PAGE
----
Multi-cloud has been growing in popularity the last few years. It’s about to become the talked about solution in the enterprise cloud world.
Forty-nine percent of organizations were “approaching their cloud computing infrastructure as a service (IaaS) strategy through multi-cloud adoption,” according to a Gartner report from October of 2018. That number is expected to explosively grow in the coming years as the advantages of multi-cloud become better known.
But before you go throwing your current public or private cloud strategy in the trash to jump on the bandwagon, there are a few things you should know. First, what is it, exactly?
What is Multi-cloud?
Simply put, multi-cloud means you’re using more than one public cloud. It’s important to note that this is different than hybrid cloud.
Whereas hybrid means you’re using a public cloud and a private cloud deployment together, multi-cloud means you’re using multiple public cloud solutions from different vendors to balance your workload needs. Depending on your needs, these multiple cloud deployments may interact or may function independently of one another.
Any rational CIO knows that failure is a fact of life and must be planned for. Not surprisingly, cloud vendors are no exception to this rule. As the cliche goes: it’s not a matter of if, but when, a given cloud provider will experience an outage.
Multicloud environments, then, are about mitigating that risk.
Distributing your workloads across multiple public clouds not only helps avoid data loss or downtime in the event of a failure, but also helps you avoid vendor lock-in. Additionally, it gives you access to price-competition, and lets you access the speed and capacity advantages of vendors in various geographic locations.
More importantly, however, a strategy like this can play a key part in your digital transformation initiatives by modernizing processes and meeting the growing strictness of security and compliance regulations like GDPR. Likewise, if you’re butting up against policies that are pushing for data sovereignty, it gives you the flexibility to store data in specific locations to meet those policy requirements.
“By 2022, about 75% of enterprise customers using cloud infrastructure as a service (IaaS) will go multi-cloud, up from 49% in 2017.”
When To Use Multi-cloud
Any of the reasons outlined above are great reasons. Let’s take a look at the most common reasons enterprises are adopting this strategy at such a high rate.
Avoid Vendor Lock-in by Using Multiple Providers
No one wants their business to be beholden to a single entity, yet many find themselves in that exact position. Complete dependence on a single cloud provider is a common concern. This is especially true when so many enterprise companies rely on four major providers to host critical workloads.
Deploying a multi-cloud environment gives you the ability to spread your resources across geographic areas, while you gain negotiation leverage, and avoid vendor lock-in.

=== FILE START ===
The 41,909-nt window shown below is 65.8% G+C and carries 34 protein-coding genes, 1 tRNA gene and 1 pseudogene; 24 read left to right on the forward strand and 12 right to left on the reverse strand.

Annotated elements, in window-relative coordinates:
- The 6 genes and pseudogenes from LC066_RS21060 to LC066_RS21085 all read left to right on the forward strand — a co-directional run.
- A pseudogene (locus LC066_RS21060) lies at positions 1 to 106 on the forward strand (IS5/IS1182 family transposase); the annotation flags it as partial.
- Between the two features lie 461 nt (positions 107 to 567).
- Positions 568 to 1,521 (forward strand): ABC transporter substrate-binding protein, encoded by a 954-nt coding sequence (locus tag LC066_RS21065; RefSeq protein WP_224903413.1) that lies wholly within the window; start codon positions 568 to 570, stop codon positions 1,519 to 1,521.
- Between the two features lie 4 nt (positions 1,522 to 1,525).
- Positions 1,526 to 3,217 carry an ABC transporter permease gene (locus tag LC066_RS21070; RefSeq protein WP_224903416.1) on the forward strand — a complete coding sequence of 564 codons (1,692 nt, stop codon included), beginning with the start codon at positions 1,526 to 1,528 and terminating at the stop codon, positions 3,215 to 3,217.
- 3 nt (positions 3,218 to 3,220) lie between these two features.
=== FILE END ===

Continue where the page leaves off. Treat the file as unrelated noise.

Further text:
Mitigate Risk from a Provider Outage
This is the most obvious reason to go multi-cloud.
If you rely on one vendor—and they have an outage—you’re stuck. Keeping your resources and workloads distributed across clouds gives you the flexibility to access one if the other is down. This minimizes down time and reduces the risk of lost data.
Select Best of Breed Based on Business Needs
By working with multiple public cloud providers, you gain the ability to determine the best placement for your applications.
Have a specific technical requirement? Now you can find the perfect cloud environments to address it.
Need access to a new capability? You can work with that cloud platform too.
Need to keep certain data stored in specific locations to meet compliance regulations? Easy. Find a cloud provider that allows you to do that in the area you need to do it in, and bingo.
Is Multi-cloud Worth the Overhead and Complexity?
As enterprise organizations find themselves at different stages of cloud adoption—and different phases of digital transformation—its important to make sure your cloud strategy addresses a key question:
How do you make sure you have high-performing access to cloud workloads, no matter where you’re accessing those clouds from or which cloud provider you use?
There are challenges to consider in adopting a multi-cloud approach.
Applications and teams can get fractured. Budgets can be stretched too thin. Your IT team may need to invest considerable resources in configuration, deployment, and scaling with each new cloud. In short, multiple public clouds may become unruly to manage and costly to fund. They can slow digital transformation initiatives, not improve them.
As far as we’re concerned, though, all of those challenges can be managed with a little planning or by working with the right strategic partner.
Teridion and Multi-Cloud
Because Teridion’s cloud WAN service is built within the public cloud, we uniquely answer the key multi-cloud performance question. Our ability to accelerate your access to any public cloud provider, from anywhere, to anywhere, makes us the perfect partner as you consider your multi-cloud plans. Teridion puts your network edge right in the cloud provider’s datacenter for the best possible performance.
Cloud access is just one facet of our WAN solution. Teridion for Enterprise accelerates all your WAN traffic: site-to-site, site-to-SaaS, and site-to-cloud, and it comes with SLA-backed performance and reliability.